Writer and activist Eli Clare gives a workshop

BY JULIA JESSEN | APRIL 05, 2012 6:30 AM

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Eli Clare reads from the book in his quaking hands, and the constant tremors seem to disappear.

Listeners are lost in the cadence of his voice as beautiful imagery pours from his mouth.

"My writing helps me answer questions that I have," he said. "My best writing starts with a question that I don't have an answer for, and I write myself toward an answer."

The transgender activist was born with cerebral palsy, and he deals with issues of both the LGBT community, the disabled community, other marginalized communities, and the ways in which they intersect in his work.

"I was really impressed with the depth and breadth of topics he is able to weave into his writing," said UI social work development specialist Jefri Palermo. "He is amazing at being able to provide those linkages among disability, queer activism, and transgenderism."

The writer, speaker, activist, and teacher will bring his message to Iowa City through two events today: the public workshop "At the Intersections of Queerness & Disability" at 2 p.m. in the Iowa City Public Library, 123 S. Linn St., and a performance and reading, "Gawking, Gaping, Staring," at 7 p.m., in the Old Capitol Senate Chamber. Admission is free for both events.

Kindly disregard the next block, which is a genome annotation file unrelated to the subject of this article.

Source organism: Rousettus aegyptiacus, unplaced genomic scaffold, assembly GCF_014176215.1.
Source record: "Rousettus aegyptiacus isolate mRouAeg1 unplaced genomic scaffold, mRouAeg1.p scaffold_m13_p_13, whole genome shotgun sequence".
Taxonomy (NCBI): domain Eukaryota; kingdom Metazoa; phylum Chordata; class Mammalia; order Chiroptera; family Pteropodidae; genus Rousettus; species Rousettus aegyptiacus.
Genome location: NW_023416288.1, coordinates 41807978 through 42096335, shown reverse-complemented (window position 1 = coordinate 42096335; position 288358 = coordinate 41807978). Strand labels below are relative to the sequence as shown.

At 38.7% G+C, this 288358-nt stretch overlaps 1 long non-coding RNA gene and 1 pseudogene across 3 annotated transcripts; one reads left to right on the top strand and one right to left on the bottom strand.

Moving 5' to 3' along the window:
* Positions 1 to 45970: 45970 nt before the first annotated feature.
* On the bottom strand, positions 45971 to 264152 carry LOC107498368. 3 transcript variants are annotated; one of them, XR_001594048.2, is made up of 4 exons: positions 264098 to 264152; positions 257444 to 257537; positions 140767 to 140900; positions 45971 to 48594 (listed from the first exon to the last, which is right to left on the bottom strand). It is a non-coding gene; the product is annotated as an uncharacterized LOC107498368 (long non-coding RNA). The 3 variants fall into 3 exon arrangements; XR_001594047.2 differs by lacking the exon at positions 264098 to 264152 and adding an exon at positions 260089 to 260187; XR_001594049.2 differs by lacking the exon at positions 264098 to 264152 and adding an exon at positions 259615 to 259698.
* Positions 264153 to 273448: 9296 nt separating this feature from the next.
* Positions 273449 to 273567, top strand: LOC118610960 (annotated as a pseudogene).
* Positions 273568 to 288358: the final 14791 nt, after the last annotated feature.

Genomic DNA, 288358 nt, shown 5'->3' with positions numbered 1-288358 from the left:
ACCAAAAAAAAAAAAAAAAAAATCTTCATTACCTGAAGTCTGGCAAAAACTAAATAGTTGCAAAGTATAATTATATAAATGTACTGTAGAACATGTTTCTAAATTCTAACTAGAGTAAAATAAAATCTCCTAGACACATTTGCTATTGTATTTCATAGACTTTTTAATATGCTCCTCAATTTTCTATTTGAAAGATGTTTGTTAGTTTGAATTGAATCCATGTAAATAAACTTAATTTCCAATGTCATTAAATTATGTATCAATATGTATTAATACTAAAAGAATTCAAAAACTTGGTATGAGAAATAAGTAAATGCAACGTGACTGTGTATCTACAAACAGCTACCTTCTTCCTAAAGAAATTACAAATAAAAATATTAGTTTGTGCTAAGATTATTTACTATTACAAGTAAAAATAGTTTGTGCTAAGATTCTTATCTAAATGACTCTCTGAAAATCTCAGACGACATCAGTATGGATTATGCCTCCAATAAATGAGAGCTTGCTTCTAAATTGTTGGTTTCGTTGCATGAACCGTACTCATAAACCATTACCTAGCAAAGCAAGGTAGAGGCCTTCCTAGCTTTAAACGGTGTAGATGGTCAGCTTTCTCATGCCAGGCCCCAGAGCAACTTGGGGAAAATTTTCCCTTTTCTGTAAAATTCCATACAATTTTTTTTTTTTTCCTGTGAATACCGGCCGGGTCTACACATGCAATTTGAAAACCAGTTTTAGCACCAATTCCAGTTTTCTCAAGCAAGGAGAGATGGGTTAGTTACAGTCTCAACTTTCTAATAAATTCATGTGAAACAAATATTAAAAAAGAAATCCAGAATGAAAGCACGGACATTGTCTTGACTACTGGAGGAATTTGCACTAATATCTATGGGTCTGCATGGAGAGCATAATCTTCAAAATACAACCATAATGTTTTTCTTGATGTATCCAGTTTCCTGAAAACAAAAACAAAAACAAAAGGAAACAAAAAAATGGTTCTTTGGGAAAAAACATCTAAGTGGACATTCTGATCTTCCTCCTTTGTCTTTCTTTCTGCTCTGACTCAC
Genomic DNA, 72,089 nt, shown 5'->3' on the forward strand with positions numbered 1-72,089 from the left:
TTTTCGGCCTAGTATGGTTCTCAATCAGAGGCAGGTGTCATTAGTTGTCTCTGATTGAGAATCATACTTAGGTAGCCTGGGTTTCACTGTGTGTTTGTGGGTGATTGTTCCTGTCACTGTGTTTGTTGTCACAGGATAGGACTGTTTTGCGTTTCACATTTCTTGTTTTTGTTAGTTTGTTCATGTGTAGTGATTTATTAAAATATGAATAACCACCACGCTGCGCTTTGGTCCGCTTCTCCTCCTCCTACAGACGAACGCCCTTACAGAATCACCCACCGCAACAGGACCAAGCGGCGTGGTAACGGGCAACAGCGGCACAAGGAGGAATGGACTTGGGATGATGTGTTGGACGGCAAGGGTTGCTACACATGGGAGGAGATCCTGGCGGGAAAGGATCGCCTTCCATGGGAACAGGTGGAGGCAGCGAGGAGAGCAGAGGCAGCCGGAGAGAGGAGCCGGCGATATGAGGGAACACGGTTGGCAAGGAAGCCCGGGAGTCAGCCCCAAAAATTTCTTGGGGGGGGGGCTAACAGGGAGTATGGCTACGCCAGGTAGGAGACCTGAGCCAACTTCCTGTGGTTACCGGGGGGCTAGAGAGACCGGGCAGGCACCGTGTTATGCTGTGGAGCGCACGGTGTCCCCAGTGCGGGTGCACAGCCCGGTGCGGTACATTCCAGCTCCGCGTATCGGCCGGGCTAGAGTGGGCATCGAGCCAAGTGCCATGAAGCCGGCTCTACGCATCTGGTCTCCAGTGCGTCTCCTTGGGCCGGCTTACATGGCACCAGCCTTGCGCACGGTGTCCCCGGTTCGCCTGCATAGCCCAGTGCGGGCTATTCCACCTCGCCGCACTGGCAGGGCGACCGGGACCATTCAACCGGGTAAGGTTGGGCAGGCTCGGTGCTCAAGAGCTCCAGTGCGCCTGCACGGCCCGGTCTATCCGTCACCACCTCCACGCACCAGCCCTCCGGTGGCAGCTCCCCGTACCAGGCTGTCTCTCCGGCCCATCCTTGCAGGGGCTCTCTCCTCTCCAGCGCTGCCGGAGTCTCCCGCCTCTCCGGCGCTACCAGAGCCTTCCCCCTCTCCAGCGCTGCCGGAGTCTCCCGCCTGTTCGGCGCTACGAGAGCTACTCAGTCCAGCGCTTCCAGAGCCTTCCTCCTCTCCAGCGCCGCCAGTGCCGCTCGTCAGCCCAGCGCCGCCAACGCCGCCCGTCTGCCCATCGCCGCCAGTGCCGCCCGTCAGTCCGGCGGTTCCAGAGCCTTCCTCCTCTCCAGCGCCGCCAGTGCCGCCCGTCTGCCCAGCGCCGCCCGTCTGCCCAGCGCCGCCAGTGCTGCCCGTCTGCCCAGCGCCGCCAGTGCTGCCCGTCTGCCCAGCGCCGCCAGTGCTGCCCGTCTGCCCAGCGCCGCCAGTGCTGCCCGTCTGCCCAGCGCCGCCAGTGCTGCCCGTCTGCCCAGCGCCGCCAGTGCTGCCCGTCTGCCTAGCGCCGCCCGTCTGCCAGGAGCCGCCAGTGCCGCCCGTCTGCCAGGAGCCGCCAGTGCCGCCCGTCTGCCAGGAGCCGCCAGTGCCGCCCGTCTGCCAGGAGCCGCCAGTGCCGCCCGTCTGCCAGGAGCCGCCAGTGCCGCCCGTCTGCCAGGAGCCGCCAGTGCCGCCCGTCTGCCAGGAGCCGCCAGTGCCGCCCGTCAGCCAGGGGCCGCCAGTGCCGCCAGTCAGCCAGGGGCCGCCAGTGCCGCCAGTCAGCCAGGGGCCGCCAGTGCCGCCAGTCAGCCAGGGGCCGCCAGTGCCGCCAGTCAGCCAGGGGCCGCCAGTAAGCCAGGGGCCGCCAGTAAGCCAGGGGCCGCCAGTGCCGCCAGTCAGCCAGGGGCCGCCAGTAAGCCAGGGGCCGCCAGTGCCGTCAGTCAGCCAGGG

Writer, speaker, activist, teacher

Clare first became interested in becoming an activist while studying women's studies at Mills College in California, where he became interested in issues of sexism, bigotry, poverty, and sexual orientation.

"My activism was about doing the right thing, and doing the thing that just made sense," he said.

The in-demand speaker conducts anywhere from 25 to 50 presentations a year on campuses across the country. At these events, he said, he wants his work to support the struggles of marginalized cultures.

"I want to meet people where they are, wherever that is, challenge them in some way, and support the way they live in the world," he said. "I want my work to support resistance to systems of oppression — homophobia, trans phobia, 'able-ism,' sexism, racism."

Gawking, Gaping, Staring

The work Clare will present in "Gawking, Gaping, Staring" at the University of Iowa deals with how different systems of oppression steal the bodies of people who face judgment. He will use examples focusing on overweight people, people of color, disabled people, LGBT people, and the ways these communities relate to reclaiming their bodies.

He also draws on his personal experiences dealing with "able-ism" and transgender and homophobia for the presentation, citing examples of people treating him like a child, patronizing him, and being violent toward him.

"I hope people will come away from that presentation with some understanding of how our bodies are affected by systems of oppression and how we can resist those impacts," he said.

The event was made possible by a partnership of TransCollaborations, a student and community-based group, and the UI Council on Disability Awareness.

A co-organizer of TransCollaborations, stef shuster, said Clare's work can also relate to more global issues, including how our society has a beauty-based culture dictating the ways our bodies should look.